Saying he was worried about Ukraine and how a possible Russian-Ukrainian conflict could spread, Pope Francis proclaimed 26 January as a day of prayer for peace in Ukraine.
Responding to a buildup of Russian troops near the Ukrainian-Russian border and the inability of major powers to agree on a solution, Catholic bishops in Ukraine and Poland and Ukrainian Catholic bishops in the United States also called for prayers for the prevention of war.
After reciting the Angelus prayer on 23 January, Pope Francis said, “I am following with concern the rising tensions that threaten to strike a new blow at peace in Ukraine and put into question the security of the European continent, with even wider repercussions.”
“I make a heartfelt appeal to all people of goodwill to pray to Almighty God that all political actions and initiatives will serve human fraternity rather than partisan interests,” the pope said.
“Those who pursue their own goals to the detriment of others despise their vocation as human beings, because we have all been created brothers and sisters,” he said. “For this reason and with concern given the current tensions, I propose that next Wednesday, 26 January, be a day of prayer for peace.”
Ukrainian Catholic bishops in the U.S. asked Catholics to pray, be informed, and donate to help those affected by Ukraine’s humanitarian crisis.
“People near the front line often lack the basics — clean water, food, clothes, medicine,” they said.
They compared Russian buildup of troops to King Herod’s thirst for power and hegemony.
“This is a question of life and death, as nostalgia for an empire lost has led to senseless slaughter and immense suffering throughout Ukraine,” said the 22 January statement signed by all five Ukrainian Catholic bishops in the United States.
“The war in Ukraine is real. It kills, maims and destroys daily. An escalated Russian invasion will generate additional millions of refugees, more dead and injured, more tears and pain. Still, the people of Ukraine courageously endure. As they stand with a gun to their head, they ask for our solidarity,” they said.
The three Ukrainian Catholic bishops in Canada issued a message the following day, also calling on people to direct their efforts in being properly informed about the conflict in Ukraine and not falling for disinformation. They also urged people to pray for peace and justice and to support humanitarian efforts in Ukraine.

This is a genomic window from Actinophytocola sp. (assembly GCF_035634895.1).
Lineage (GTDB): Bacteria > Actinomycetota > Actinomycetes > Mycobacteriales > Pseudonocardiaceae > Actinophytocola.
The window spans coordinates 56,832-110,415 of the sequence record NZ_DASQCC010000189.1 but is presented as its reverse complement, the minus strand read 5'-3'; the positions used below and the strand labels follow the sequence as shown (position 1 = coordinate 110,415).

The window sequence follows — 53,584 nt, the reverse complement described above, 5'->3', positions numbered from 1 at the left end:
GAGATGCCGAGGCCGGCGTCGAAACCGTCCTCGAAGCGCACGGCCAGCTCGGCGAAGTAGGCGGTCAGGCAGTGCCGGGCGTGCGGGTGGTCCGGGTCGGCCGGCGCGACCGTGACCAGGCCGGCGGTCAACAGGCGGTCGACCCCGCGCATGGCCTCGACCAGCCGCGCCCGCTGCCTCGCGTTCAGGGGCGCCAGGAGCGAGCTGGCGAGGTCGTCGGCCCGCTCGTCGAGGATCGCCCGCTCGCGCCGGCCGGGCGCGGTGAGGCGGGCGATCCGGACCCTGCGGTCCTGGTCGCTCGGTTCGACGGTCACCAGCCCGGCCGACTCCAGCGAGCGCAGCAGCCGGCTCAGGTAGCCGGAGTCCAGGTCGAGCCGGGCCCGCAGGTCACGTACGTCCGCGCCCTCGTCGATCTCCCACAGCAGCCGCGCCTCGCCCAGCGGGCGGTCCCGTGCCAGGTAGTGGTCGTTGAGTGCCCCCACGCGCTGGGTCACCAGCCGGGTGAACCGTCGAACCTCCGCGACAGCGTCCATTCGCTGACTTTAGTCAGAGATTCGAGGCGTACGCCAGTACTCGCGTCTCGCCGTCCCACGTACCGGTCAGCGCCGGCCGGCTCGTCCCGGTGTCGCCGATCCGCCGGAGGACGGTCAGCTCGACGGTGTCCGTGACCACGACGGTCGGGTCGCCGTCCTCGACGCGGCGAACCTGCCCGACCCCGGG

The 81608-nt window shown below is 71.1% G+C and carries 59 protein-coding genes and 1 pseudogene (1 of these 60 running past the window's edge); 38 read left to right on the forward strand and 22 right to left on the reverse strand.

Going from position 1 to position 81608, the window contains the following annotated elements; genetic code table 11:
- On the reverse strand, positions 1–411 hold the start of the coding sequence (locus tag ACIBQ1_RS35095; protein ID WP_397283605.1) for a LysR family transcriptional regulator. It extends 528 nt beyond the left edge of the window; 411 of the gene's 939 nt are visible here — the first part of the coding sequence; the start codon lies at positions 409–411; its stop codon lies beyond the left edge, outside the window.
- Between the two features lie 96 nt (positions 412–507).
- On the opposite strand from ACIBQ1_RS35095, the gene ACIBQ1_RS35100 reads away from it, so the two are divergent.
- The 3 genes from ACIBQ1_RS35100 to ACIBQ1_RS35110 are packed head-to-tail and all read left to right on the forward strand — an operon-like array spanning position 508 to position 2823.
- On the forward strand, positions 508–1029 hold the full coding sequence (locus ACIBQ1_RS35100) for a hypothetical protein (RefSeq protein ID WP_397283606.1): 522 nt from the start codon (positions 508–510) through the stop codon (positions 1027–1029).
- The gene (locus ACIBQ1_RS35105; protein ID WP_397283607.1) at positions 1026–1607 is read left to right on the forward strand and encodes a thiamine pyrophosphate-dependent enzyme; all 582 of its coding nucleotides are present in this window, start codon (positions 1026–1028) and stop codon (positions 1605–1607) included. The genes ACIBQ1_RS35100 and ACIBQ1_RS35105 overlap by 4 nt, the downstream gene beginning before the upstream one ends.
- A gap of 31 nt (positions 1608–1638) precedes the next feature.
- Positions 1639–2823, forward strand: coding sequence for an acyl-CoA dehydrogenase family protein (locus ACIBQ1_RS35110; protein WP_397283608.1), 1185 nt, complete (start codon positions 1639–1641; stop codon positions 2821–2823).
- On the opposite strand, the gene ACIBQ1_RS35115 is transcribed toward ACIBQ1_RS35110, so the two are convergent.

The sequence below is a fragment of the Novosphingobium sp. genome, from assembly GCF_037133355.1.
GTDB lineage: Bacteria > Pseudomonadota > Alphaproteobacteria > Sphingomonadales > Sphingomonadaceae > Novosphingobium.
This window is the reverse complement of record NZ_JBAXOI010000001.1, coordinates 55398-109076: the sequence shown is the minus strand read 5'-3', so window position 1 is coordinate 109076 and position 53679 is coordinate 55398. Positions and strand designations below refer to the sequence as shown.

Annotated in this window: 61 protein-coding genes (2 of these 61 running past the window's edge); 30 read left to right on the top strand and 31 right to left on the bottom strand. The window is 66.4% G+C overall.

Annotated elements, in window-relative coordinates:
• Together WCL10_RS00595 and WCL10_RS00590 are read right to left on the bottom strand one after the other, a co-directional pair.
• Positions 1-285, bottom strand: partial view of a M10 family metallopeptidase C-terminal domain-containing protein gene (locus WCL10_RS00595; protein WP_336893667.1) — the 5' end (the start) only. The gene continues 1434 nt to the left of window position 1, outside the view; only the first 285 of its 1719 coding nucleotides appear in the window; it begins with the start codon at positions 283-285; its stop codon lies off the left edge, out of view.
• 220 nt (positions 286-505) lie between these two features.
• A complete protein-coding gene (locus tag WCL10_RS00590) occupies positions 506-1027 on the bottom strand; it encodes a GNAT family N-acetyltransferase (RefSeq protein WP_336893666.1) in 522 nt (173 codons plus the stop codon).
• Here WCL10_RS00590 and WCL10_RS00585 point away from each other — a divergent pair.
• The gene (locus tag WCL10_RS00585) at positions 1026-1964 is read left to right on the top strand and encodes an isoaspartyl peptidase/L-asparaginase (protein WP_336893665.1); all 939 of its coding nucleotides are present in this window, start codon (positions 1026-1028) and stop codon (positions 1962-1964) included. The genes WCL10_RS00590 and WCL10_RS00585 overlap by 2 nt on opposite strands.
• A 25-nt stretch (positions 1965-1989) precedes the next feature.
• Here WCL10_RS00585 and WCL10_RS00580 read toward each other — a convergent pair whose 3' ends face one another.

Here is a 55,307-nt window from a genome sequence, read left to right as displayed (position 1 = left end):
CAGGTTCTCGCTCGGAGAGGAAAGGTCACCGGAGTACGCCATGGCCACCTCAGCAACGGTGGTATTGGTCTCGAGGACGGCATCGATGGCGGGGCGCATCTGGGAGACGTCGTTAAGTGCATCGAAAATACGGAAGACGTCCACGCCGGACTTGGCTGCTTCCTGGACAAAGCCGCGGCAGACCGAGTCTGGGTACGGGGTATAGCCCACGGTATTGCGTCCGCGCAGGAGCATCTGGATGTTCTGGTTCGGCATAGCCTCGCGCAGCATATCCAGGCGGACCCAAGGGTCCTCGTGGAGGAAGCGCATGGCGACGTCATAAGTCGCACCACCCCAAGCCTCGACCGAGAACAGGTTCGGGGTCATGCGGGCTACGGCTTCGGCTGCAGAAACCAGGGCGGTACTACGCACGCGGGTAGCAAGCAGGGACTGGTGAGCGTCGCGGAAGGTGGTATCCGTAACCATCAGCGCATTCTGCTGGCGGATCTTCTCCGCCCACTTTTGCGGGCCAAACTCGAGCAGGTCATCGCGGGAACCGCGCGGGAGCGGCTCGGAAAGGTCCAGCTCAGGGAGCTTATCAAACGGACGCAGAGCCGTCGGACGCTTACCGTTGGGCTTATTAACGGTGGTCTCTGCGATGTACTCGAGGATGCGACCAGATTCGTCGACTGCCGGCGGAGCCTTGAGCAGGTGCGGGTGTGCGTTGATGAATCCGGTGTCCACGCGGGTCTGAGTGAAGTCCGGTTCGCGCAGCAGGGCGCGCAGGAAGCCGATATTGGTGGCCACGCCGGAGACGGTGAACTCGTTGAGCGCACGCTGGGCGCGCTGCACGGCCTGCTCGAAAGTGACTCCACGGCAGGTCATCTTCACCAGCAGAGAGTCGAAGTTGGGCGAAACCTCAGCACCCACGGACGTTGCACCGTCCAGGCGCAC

“Although many in the world are not surprised at Russia’s conduct in the last months, others are perplexed as to why it sees a need, in this day and age, to strive toward imperialistic ambitions,” they wrote. “For our part, we simply and sincerely ask our brothers and sisters in Russia to reconsider the motives of their leaders in re-igniting the hardship that the citizens of Ukraine have undergone in the last seven years.
Appealing to their “shared Christian faith” with Russia, the bishops wrote: “Surely a neighborly solution of reconciling divergent political visions will prove more successful in building solidarity and mutual beneficial collaboration.”
In a statement on 24 January, Catholic bishops in Ukraine and Poland cited former popes, papal encyclicals and the Catechism of the Catholic Church to show that war is never the answer to problems.
“The current situation represents a great danger for the countries of Central and Eastern Europe and the entire European continent, which may destroy the progress made so far by many generations in building a peaceful order and unity in Europe,” said the joint statement.
“We call upon those in power to refrain from hostilities. We encourage leaders to immediately withdraw from the path of ultimatums and the use of other countries as bargaining chips. Differences in interests must be resolved not by the use of arms, but through agreements,” they said.
They included a prayer from St. John Paul II that said, in part: “Hear the cry of all your children, the anguished plea of all humanity. Let there be no more war — an evil adventure from which there is no turning back; let there be no more war — a maelstrom of struggle and violence. Grant that the war … which threatens your creatures in heaven, on earth, and at sea may cease.”
Russia annexed Crimea in early 2014 and, shortly afterward, Russian-backed separatists began fighting Ukrainian government forces in the eastern Ukrainian regions of Donetsk and Luhansk. Some 1.5 million people have fled the region to other parts of Ukraine and thousands of civilians and soldiers have died or been injured.
While in the spring of 2021 Russia was accused by many Western nations of trying to provoke more active fighting by holding military exercises near the border, a massive Russian buildup of troops just over the border created alarm in early December. The buildup has continued and, late 22 January, Britain’s Foreign and Commonwealth Office released a statement saying it had evidence that Russia was developing plans to install a pro-Russian government in Ukraine.
Laura Ieraci, assistant editor of ONE, contributed to this article.